Fred: Man, we got beats like it was the lizniz on earth, ya know what I’m sayin’, G?
Beware: Spoilers may follow.
The 1969 Hanna-Barbera cartoon, Scooby-Doo has had multiple remakes throughout the years and is still going strong even today. In 2002, we got our first ever live-action version of the series. While it isn’t considered a definitive remake (nor have any of the movies proved to be such), it has amassed something of a following. In some ways, the movie is quite clever while in others it is somewhat juvenile.
The story involves the Mystery Inc. gang splitting up as tension has mounted among the members as Fred (Freddie Prinze Jr.) takes all the credit for Velma’s (Linda Cardenelli) plans and Daphne (Sarah Michelle Gellar) is tired of being kidnapped time and again. The decision leaves Shaggy (Matthew Lillard) and Scooby devastated. Two years later, an amusement park owner named Emile Mondavarious (Rowan Atkinson) invites the gang to his park known as Spooky Island to help him figure out the strange behavior among the residents of the Island.
On the one hand, the writing does a good job at parodying and paying homage to various tropes about the characters and past incarnations of the show. For instance, the opening includes a cameo by Pamela Anderson and halfway through the movie Fred drops a reference to Don Knotts’ Christmas party. Both of these are parodying the New Scooby-Doo Movies in 1972 where celebrities would guest star on the show. The movie also opens with the team formulating a trap to capture the Luna Ghost, which is a clever homage to the original show. Shaggy meets a girl named Mary Jane (Isla Fisher) to which he responds that is his favorite name which is parodying Shaggy’s nature as a stoner. Fred is often shown to be quite scatter-brained which gives way to a hilarious scene with him acting like a frat guy. When the team decides to investigate the mystery at a ghost ride in a haunted castle, Shaggy refuses claiming as quoted “castles have paintings with eyes that follow you, suits of armor that you think’s a statue, but there’s a guy inside that keeps following you every time you turn around.” It’s details like this that show that the movie at least as some idea of the source material it wants to satirize.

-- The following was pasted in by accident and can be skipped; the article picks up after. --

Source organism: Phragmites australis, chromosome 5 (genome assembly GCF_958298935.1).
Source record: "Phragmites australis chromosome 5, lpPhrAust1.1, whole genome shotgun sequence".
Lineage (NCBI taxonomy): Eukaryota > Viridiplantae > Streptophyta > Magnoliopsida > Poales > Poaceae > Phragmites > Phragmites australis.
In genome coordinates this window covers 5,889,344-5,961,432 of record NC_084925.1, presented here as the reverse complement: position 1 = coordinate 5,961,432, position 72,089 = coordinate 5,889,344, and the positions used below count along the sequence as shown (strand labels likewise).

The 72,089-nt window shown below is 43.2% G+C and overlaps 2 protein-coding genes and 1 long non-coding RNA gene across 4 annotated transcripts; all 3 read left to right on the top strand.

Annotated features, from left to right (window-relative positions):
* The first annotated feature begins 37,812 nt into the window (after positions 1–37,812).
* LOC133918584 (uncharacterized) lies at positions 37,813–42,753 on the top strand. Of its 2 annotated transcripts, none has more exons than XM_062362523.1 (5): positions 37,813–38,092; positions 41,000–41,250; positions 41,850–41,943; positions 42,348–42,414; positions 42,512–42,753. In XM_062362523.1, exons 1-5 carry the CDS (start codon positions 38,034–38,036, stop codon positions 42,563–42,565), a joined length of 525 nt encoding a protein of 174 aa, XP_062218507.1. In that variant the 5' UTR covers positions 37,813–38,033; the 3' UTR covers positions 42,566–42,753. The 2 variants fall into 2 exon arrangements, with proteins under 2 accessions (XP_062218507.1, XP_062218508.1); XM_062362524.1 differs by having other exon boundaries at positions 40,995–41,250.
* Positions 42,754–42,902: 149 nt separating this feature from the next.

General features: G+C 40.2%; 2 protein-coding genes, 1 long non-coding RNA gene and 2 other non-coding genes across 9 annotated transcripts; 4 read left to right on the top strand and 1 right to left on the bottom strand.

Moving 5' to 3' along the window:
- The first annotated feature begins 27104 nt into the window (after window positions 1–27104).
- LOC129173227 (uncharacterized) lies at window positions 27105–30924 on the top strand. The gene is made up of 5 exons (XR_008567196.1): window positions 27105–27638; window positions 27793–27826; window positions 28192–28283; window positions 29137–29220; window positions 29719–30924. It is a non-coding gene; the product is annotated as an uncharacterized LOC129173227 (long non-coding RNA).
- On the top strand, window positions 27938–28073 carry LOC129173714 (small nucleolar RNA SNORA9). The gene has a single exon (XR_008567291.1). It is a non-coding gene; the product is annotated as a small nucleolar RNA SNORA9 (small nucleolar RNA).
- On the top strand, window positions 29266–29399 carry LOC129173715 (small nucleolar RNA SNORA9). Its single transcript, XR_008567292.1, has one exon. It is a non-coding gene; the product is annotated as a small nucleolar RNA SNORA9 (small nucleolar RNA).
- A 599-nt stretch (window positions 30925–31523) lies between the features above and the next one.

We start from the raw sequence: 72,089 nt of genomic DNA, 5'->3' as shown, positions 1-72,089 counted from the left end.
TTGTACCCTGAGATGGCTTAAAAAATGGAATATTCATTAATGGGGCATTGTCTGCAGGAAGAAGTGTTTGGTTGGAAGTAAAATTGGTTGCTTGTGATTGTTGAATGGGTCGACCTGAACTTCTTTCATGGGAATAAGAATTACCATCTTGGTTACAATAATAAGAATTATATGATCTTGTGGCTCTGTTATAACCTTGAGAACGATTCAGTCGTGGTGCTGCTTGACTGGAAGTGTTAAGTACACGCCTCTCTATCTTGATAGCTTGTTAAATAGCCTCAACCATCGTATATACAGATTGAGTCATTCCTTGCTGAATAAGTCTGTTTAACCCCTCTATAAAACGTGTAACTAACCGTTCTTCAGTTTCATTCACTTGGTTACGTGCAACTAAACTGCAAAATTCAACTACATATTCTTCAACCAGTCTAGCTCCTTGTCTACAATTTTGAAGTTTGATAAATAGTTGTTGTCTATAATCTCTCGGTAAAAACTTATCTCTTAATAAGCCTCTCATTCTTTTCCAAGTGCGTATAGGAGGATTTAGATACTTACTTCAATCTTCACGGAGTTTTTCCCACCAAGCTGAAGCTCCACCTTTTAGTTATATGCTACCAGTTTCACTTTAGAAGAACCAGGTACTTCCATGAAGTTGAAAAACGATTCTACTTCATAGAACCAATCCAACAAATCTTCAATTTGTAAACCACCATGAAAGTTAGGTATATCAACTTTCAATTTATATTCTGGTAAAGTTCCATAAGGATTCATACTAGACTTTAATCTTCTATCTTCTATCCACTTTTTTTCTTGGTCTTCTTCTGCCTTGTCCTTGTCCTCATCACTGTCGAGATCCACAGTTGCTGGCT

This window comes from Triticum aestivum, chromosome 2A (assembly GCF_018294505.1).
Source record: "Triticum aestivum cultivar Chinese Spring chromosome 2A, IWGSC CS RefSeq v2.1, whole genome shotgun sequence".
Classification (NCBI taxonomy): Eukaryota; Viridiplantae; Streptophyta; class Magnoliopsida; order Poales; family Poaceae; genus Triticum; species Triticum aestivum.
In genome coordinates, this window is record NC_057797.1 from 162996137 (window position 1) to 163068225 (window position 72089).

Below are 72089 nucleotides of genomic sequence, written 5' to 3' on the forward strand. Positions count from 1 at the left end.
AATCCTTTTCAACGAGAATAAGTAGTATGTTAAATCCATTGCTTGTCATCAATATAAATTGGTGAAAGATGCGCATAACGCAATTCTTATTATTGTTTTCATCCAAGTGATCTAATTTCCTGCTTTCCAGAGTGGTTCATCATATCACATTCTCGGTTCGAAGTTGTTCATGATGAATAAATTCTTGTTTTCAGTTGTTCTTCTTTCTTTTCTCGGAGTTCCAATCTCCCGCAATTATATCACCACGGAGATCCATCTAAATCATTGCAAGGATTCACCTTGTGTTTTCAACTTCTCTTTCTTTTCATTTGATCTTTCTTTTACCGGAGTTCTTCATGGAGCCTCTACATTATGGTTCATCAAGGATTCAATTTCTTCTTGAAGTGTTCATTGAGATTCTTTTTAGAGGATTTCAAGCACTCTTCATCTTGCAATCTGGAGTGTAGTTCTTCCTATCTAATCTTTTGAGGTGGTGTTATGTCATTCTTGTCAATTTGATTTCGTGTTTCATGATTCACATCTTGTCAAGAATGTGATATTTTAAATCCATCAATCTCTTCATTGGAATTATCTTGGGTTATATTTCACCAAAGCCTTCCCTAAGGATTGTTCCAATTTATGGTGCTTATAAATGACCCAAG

All the actors do at least a decent job of capturing the spirit of the characters. Matthew Lillard in particular does an excellent job of capturing the character of Shaggy and would even go on to voice the character in the cartoons following the retirement of the original actor Casey Kasem. Linda Cardenelli also did a good job of capturing Velma’s brainiac-like nature and would go on to play Velma’s best friend Marcie Fleach in Mystery Incorporated.
The movie does however have a number of glaring flaws. For starters, the CGI, while it was good at the time, the movie was over reliant on it and it really doesn’t hold up. Scooby, for instance, doesn’t look like he’s really there by today’s standards. There’s also a demon army in the movie, and there’s only one design for all of them.
The direction is where the movie suffers a lot. The gang splitting up at the beginning is rather off-putting since Mondavarious’ invitation brings them back together almost immediately. The movie claims it had been two years since the event but it could just have easily been a couple months. Whatever tension the gang has when they reunite is completely gone when they reach Spooky Island. There’s a burp and fart scene that drags on way too long. The writing made it clear they were trying to satirize the series but it goes in several wrong directions. For instance when Velma and Fred are abducted by the demons, Shaggy is insistent on running away and leaving his friends to them, which feels completely out of character. A flashback reveals that the gang outright abandoned Scrappy-Doo on the road which leads to him becoming the villain in this movie. Considering that Scooby and him are family, it feels quite mean-spirited that they all decided to do it without a second thought.
Finally, there’s Scrappy as the villain. While he did save the series from being canceled, he still remains one of the more hated parts of the franchise. With a lot of the writing satirizing the tropes of the show this is something that could have potentially been hilarious in a meta sense. Like he might have been angry that Mystery Inc. and their fans completely forgetting he existed (as he had not appeared in the franchise since 1988) but here it’s just feels forced at the last minute and he only appears in one scene prior to his reveal pretty much making the truth about him obvious.
Scooby-Doo (2002) is not a great movie but it has some good ideas in its writing. It’s just that a lot of the other aspects of the movie could have used a lot of tweaks in its direction to make the jokes mesh perfectly with the rest of the movie. If you’re a major fan of the cartoon then this might not appeal to you. Even the idea of parodying the show was done so much better with A Pup Named Scooby-Doo. But as far as a live-action remake of a popular cartoon goes, there is definitely worse.